As Varela et al. (2009)[2] stated, the ease of measuring gait speed and its usefulness in identifying people with a higher chance of developing certain harmful conditions, justifies its use in clinical practice and could lead to the development of other studies that could generate local registers of their region. The study conducted by Inzitari et al. (2016) is emphatic about the fact that the gait speed test fulfills the fundamental requirements to be considered an effective tool for sifting through different health-related conditions found in older persons but has yet to be present in clinical practice [29]. In contrast, the gait speed test has the benefit of being fast, safe, low cost and low risk. Regarding this last point, Andersson et al. (2011) say that any healthy older adult could perform the test as the changes in cardiac frequency, dyspnea, oxygen level, and effort are relatively low [30]. This was also confirmed by Bongers et al. (2015), whose study concluded that the gait speed test could be a safe and reliable tool with the potential to improve balance, mobility and diminish the risk of falling [31]. Another factor important in the field of physical therapy that justifies the performance of this test is the ability of the gait speed test to be coached and the health effect this creates, such as a 58% reduction in relative risk and a 17.7% reduction in the absolute risk of death [4]. In any case, some safety protocol and higher rest time between attempts must be taken into consideration, when the subjects have some hemodynamic risk condition, here the perception of effort is important [16],[21],[32].

Even though it is considered a valid tool in diagnostics, prognostics, relative decisions making for treatments, and following and monitoring interventions, the gait speed test is rarely used in practice. The analysis performed by Studenski [14],[33] mentions factors that could prevent its use: (1) a lack of normative references that confer an easy and direct interpretation to it; (2) the difficulty of adding new elements to the integral valuation, considering the little time and high workload of the health care centers where the healthcare professionals carry out their work; and (3) the physical space available. Regarding this last point, Guralnik noted that the trajectory length has to allow the test should be able to be used daily in the clinical setting [34].

In the study conducted by Peters et al. (2013), two different distance protocols of 4 and 10 m were compared to examine their reliability, and the researchers concluded that the reliability of both tests was excellent [18]. However, the 4-m test showed a lower level of concurrent validity compared to the 10-m test, causing the researchers to recommend a greater distance test [18],[19]. In this study, the same timed gait speed test distances from the Peters et al. Study (2013) were used. In this case, non-timed phases of equal distance were included in both tests, which may have affected the final results [18]. As far as we know, only the study by Phan-Ba et al. (2012) has compared the gait speed between the protocols with and without an acceleration phase (static start). The gait speed calculated is faster in those of dynamic start; in this case, the deceleration phases were not incorporated, contrasting with our study [35].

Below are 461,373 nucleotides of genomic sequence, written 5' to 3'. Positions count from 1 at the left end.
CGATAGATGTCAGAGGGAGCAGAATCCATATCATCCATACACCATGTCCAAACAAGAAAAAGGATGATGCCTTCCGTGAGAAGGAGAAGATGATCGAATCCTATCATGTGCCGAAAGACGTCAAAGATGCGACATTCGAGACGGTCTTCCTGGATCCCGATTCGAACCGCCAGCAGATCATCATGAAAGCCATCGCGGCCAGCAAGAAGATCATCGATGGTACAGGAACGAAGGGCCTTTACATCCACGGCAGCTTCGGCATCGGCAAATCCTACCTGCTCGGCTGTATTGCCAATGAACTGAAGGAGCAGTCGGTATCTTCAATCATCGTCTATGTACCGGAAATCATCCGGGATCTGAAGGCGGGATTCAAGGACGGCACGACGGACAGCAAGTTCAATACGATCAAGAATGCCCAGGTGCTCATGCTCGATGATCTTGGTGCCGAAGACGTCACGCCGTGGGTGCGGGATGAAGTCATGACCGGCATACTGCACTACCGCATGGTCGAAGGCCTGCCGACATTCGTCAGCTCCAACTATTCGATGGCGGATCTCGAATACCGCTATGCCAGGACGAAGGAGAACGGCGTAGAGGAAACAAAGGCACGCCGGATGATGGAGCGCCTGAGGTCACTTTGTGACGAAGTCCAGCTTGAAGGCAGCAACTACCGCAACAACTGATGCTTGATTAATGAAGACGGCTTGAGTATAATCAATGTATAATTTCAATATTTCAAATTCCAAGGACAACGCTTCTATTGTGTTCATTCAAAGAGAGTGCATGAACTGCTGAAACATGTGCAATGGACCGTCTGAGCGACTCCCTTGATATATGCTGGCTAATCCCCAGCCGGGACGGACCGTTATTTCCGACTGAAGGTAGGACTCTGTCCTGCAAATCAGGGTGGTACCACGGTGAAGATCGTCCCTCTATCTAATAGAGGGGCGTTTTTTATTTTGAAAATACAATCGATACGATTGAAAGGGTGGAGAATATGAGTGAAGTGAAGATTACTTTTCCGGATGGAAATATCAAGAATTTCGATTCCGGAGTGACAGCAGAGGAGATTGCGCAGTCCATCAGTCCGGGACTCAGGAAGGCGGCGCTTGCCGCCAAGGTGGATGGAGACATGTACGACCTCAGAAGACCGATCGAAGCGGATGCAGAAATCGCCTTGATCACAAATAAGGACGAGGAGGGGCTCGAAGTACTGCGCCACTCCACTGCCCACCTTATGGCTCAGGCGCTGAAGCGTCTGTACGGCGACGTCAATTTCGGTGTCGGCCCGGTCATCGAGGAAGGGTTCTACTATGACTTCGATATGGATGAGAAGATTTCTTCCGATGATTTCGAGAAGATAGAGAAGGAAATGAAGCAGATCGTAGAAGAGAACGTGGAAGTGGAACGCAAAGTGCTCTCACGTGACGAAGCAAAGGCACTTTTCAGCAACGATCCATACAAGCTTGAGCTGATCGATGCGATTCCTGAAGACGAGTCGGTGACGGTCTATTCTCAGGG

Authors such as Bohannon, Steffen (2002), Lusardi (2003), Fritz (2009)[36],[37],[9],[18],[19] also included phases of acceleration and deceleration as part of the protocol for measuring gait speed. However, the main reference to the use of these phases is the study conducted by Sustakoski et al. (2015)[8] who affirmed that the non-timed walking phase is one of the main factors that could alter the final results of the test. Standardized non-timed phases are not yet established, and some uncertainty exists over whether or not these phases are necessary. Nevertheless, allowing acceleration and deceleration to occur, may allow for a more accurate assessment of gait speed maximal and self-selected. Exclusion of a non-timed phase may introduce greater variability into gait speed measurement, which hinders the ability for the test to capture true change [20]. The authors also emphasize the importance of the type of walking surface used in the test and call upon clinic and researchers to make themselves aware of the different protocols used to measure gait speed properly.